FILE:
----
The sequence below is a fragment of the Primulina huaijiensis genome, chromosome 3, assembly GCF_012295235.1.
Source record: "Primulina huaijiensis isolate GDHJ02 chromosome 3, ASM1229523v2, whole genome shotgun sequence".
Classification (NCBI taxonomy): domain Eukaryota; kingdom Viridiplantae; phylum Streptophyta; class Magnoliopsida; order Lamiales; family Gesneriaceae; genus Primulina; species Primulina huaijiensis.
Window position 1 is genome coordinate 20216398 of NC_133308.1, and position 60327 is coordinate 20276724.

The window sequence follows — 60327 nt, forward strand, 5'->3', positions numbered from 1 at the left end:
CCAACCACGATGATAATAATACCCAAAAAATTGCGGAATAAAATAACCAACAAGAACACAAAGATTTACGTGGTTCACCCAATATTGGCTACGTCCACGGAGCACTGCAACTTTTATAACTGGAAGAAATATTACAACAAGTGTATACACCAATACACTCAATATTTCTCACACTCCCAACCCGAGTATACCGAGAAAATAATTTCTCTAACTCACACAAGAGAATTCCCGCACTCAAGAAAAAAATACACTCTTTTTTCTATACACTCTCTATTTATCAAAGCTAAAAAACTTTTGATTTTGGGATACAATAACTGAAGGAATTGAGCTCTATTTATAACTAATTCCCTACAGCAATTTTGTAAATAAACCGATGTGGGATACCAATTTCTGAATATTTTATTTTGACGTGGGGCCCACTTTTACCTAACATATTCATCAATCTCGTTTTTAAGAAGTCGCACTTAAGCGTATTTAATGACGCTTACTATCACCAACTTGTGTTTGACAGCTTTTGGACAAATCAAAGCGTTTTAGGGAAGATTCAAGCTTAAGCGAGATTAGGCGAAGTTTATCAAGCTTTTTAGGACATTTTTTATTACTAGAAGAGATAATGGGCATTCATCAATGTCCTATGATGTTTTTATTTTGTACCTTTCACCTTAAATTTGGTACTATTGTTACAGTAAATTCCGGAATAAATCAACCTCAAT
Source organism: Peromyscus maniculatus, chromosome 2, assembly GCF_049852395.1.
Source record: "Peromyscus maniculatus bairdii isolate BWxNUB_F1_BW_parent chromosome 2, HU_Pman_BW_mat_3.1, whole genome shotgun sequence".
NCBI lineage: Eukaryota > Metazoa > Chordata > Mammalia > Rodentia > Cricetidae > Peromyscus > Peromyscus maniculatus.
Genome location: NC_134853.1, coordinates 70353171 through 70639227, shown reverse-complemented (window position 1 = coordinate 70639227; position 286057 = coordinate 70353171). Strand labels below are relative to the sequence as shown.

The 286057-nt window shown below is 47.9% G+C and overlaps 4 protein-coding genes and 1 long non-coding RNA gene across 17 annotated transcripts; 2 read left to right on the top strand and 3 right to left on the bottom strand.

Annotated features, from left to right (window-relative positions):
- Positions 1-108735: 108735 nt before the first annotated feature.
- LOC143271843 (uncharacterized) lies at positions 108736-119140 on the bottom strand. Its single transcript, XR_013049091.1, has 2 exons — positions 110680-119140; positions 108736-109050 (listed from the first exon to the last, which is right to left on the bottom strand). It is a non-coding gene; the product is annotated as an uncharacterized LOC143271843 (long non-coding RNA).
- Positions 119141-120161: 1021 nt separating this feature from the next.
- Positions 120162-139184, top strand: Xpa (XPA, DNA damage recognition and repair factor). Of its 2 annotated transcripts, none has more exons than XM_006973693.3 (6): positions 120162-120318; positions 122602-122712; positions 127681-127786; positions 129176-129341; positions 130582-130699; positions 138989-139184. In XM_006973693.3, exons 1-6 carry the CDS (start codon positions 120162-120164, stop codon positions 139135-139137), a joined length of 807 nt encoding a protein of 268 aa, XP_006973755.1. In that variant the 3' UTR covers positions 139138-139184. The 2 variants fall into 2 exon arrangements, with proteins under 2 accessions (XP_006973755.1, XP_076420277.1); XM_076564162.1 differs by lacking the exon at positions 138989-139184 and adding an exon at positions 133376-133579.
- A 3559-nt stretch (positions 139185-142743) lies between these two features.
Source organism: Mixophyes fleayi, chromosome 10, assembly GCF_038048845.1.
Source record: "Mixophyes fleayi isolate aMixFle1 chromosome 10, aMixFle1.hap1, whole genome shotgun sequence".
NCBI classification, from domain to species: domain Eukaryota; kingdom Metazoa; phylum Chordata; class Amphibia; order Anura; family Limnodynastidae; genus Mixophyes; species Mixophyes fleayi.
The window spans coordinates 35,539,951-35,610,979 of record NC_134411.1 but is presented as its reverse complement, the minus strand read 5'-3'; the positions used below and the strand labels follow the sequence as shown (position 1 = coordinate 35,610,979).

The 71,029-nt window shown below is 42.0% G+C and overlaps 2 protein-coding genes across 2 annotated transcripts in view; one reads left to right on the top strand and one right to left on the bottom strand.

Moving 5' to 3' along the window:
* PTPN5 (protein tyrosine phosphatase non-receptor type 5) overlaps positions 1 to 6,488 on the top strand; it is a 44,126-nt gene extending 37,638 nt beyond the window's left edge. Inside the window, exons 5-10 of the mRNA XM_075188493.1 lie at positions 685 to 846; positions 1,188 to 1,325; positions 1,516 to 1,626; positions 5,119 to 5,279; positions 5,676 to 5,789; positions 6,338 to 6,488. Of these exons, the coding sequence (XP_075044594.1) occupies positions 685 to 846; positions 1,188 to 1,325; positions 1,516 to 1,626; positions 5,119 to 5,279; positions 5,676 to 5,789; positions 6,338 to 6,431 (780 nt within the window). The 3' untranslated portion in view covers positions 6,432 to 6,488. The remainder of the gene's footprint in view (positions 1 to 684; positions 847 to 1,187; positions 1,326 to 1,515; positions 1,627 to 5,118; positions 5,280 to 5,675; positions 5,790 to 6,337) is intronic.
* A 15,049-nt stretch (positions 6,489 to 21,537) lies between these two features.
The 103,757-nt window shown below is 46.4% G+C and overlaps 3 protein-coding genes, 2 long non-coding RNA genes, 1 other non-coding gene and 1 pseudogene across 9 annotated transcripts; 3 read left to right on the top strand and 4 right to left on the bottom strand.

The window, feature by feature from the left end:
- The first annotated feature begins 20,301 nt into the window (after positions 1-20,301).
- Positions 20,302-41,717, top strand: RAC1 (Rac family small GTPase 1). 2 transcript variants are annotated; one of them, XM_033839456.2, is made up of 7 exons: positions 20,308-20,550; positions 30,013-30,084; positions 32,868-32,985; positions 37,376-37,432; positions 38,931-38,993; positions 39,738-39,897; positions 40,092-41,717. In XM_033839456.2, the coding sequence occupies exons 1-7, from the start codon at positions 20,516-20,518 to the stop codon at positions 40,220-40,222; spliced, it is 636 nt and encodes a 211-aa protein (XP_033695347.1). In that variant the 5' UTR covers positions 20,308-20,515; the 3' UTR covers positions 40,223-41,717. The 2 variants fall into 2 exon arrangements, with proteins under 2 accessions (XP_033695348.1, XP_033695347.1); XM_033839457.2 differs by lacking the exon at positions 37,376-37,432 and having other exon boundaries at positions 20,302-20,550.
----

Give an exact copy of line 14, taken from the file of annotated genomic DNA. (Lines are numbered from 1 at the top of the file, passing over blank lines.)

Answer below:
- LOC143271843 (uncharacterized) lies at positions 108736-119140 on the bottom strand. Its single transcript, XR_013049091.1, has 2 exons — positions 110680-119140; positions 108736-109050 (listed from the first exon to the last, which is right to left on the bottom strand). It is a non-coding gene; the product is annotated as an uncharacterized LOC143271843 (long non-coding RNA).